Your Guide To Life With High-Functioning Anxiety

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Living with high-functioning anxiety can be more challenging than people without it may realize. While people with high-functioning anxiety might seem like they're thriving in the world around them, anxious feelings can affect those people internally. "It's pretty much the symptoms of what anxiety disorder is but what is internal ... Some folks might feel fatigued or even energized, some overly energized ... They're experiencing the anxiety symptoms but it's usually not visible," Monique Castro, an LMFT and founder and CEO of Indigenous Circle of Wellness, told POPSUGAR.


High-functioning anxiety is more than just the occasional butterflies in your stomach before a big presentation at work or slight feelings of stress when crucial plans change at the last minute. However, if you always overthink or second guess yourself, feel extremely scared of not succeeding, have trouble sleeping, or constantly feel concerned, you likely have high-functioning anxiety (via Rose Hill). You shouldn't be ashamed of your high-functioning anxiety, as it's nothing embarrassing. But if you want to feel better throughout your days, we have some tips to help you improve your life with high-functioning anxiety.

Try sticking to a routine

Movies and TV shows put a lot of pressure on people to be carefree and spontaneous, as the characters who prefer sticking to an original plan often seem ultra-serious or rigid. But in reality, trying to force yourself to be super "spontaneous" when you have high-functioning anxiety won't help you feel better. The truth is, there's nothing wrong with making plans and sticking to them, and having a daily or weekly routine can be helpful for people with anxiety.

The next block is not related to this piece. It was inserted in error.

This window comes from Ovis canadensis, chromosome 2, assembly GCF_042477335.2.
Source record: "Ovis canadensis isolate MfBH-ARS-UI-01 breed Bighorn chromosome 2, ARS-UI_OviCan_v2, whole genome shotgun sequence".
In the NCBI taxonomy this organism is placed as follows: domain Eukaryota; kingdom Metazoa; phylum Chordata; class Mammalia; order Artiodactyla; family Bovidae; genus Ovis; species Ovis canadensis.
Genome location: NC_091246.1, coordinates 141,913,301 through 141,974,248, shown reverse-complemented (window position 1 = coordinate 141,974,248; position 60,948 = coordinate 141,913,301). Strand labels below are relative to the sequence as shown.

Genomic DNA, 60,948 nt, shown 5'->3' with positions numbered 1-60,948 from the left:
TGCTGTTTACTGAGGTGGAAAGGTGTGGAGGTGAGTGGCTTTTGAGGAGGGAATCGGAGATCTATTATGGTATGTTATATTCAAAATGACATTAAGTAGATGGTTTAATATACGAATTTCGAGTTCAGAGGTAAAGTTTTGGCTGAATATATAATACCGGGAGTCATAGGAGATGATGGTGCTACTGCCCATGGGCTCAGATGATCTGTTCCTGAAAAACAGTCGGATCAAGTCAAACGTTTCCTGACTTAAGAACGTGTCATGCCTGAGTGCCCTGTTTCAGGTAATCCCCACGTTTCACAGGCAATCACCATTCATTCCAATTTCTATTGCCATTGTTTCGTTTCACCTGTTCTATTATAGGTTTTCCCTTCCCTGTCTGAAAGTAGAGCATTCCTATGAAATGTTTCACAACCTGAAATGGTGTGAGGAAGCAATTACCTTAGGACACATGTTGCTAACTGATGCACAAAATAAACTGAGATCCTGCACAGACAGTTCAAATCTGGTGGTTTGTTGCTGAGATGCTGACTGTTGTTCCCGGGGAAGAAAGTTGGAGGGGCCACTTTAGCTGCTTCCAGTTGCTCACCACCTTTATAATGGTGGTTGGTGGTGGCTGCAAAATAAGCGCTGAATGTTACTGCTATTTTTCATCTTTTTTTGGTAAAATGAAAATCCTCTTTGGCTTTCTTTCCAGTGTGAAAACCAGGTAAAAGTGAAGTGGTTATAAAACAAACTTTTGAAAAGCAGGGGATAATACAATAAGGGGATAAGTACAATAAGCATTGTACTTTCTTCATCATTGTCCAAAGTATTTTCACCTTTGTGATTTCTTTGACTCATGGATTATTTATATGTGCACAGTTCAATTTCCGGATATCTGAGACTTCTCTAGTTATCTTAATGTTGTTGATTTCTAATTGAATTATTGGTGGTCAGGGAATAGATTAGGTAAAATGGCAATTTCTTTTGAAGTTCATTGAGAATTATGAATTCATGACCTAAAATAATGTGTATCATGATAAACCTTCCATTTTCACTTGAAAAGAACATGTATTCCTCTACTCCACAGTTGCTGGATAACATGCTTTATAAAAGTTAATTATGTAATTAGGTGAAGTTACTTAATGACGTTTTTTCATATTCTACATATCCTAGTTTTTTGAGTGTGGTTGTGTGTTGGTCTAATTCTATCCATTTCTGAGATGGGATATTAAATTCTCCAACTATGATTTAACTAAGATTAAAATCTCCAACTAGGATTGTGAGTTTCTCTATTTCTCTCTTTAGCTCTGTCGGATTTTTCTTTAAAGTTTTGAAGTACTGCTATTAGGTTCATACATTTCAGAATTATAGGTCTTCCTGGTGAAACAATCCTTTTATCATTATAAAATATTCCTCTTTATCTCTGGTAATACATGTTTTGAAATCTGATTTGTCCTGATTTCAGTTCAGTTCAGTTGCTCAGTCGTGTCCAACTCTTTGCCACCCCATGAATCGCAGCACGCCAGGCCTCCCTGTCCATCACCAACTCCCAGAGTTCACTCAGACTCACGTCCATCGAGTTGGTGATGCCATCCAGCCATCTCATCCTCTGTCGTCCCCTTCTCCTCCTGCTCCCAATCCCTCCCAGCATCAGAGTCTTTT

"Modern life, increasingly defined by unpredictability, can be anxiety-provoking, and routines provide an anchor of predictability," Marty Nemko, a career coach/writer, told Headspace. According to Hackensack Meridian Health, routines can help you feel structured throughout your day instead of scattered, provide a sense of satisfaction at the end of the day, maintain good hygiene, and keep you putting effort into your appearance.

An example of a solid routine is consistently getting up when your alarm sounds at 7 a.m., followed by brushing your teeth, doing your makeup, getting dressed, commuting to work, working, going to the gym after work, then showering, eating dinner, reading, and finally going to bed at 11 p.m. Having all these tasks outlined ahead of time will avoid confusion or frustration that can make you extra anxious.


Explore creative outlets

Participating in artistic activities can help you express or relieve some of the anxious feelings in your head. "The creative process promotes new perspectives that lie beyond the structure of language. Art uses metaphor, symbolism, and dynamic thoughts to represent the human experience in a way language cannot," Kelly Lynch, a mental health counselor/art therapist, told Healthline. So, next time you feel overwhelmed by your anxious thoughts, try expressing them through a drawing, escaping reality by creating an abstract painting, or coloring to help yourself wind down and relax.


Writing is another excellent way to express and let go of anxiety; for some people, writing comes easier than speaking. Journaling at least a few days each week can help you lessen your anxiety, leading to improvement in your mental health (via WebMD). Writing in your private journal or diary provides you the chance to let your emotions out on paper instead of keeping them bottled up in your mind, so why not give journaling a try? Or, if you have a vivid imagination, you should try creative writing because writing fiction is a fun escape that can help you release some of your anxiety.

Meditate for relaxation and get an anxiety ring